A technique for making troubleshooting decisions

The rules are very simple. Decisions have to be made when doing nothing will cause the condition to degenerate.

As an example: if you can live with the present leak rate, you don’t have to make any decisions about fixing the leak, but If you can’t live with the problem because the pollution people are going to close you down, then you better start making a decision and the following sequence should help you come up with the correct one:

  • Decide if this is a generic problem, or just a unique event.
  • Decide what the decision really has to accomplish.
  • Be prepared to do what is right rather than what is convenient or acceptable.
  • Know that nothing is going to happen until the decision is converted to action.
  • You are going to need a feed back system to compare the results of your decision or action. In other words you have to test the results.

Let’s look at each of these points in detail:

  1. Generic problems require a specification, standard, rule, policy or principle. It is only then that manifestations of the same generic situation can be handled intelligently. There are four possibilities you will encounter:
  • The problem is truly generic. The individual occurrence is only a symptom of a much larger problem.
    • Example: The seal is failing because of shaft deflection caused by starting the pump with the discharge valve shut in an attempt to save power. The shaft has to be stabilized or this problem will reoccur each time the equipment is started.
  • It is a unique event for the individual, but actually is a generic problem.
    • Example: The ceramic face fractures in hot water, but seems to work well in other fluids, or the carbon face pits in higher temperature hydrocarbons but has no problem in other hot fluids. Problems of this type are only solved by educating the work force or having only qualified people do the troubleshooting.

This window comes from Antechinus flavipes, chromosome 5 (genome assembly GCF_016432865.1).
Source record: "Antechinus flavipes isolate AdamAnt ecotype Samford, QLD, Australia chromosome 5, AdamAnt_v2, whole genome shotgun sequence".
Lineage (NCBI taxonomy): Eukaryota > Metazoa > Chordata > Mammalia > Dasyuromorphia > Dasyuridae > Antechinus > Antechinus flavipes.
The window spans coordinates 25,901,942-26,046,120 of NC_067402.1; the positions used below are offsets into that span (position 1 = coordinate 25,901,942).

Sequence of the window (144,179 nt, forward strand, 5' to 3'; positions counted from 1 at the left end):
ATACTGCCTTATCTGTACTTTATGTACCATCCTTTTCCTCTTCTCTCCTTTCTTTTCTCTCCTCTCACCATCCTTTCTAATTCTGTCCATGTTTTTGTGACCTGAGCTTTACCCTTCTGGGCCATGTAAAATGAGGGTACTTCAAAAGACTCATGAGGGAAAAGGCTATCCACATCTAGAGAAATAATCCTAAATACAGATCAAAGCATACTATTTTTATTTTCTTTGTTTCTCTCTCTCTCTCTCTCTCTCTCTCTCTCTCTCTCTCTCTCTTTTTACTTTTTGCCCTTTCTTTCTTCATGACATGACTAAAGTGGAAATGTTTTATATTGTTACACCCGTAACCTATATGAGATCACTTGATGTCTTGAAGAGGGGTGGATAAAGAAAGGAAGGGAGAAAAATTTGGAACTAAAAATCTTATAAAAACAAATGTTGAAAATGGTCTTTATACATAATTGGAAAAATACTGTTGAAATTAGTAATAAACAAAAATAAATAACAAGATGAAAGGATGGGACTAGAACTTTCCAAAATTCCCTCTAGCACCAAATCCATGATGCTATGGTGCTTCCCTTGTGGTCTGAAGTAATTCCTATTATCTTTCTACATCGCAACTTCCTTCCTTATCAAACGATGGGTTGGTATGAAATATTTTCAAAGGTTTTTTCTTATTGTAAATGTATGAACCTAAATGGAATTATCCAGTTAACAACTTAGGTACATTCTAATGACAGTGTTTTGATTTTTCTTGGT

• It is truly exceptional, a really unique event.
    • Example: The seal leaked when the pump was at operating temperature, but does not leak at start up or during shut down because the carbon was pressed into a metal holder and became loose due to the differential expansion rate of the metal holder and the carbon. It did not have enough squeeze or interference. This is a quality control problem.
  • You are seeing the early manifestation of a new generic event.
    • Example: The carbon cracked when the O-ring on the Inside diameter of the seal face swelled up due to chemical attack. It happened when your plant instituted a new line cleaning process that uses a chemical that is not compatible with the elastomer.

It would be foolish to treat any new event as just another example of an old problem. Blaming operator error and bad maintenance practices is frequently used to mask generic design problems. The fact is that most pumps and mixers in use today were never designed to be used with mechanical seals. The long, overhung shafts were designed to be supported by multiple rings of lubricated packing. The result of this design error is that premature seal and bearing failure has become the norm. The truly generic problem is being treated as a “unique event”. Shaft/sleeve fretting, water in the bearing oil, and oil seal shaft damage are actually generic in nature, but seldom addressed as such. It is far easier to blame the problem on dirt in the atmosphere or in the product and then replace the hardware to have the experience repeat its self over and over again.

The hardest thing to realize its that there are no “facts” for you to act on. There only events until someone makes them relevant. You must decide if the explanation explains the observed events and if it explains all of them.

  1. Now that you have decided you have a generic problem, and a decision to correct the problem has been made, can you verbalize what the decision has to accomplish? Here are a few examples of what is possible:
  • Standardizing on good seal materials can avoid common material mix up problems. Do not leave material decision problems to the vendor. He is oriented to choose the lowest cost material that will perform the function properly. He has not been trained to think in terms of solving spare part and material mix up problems.
  • Balanced o-ring seals can function in both pressure and vacuum applications.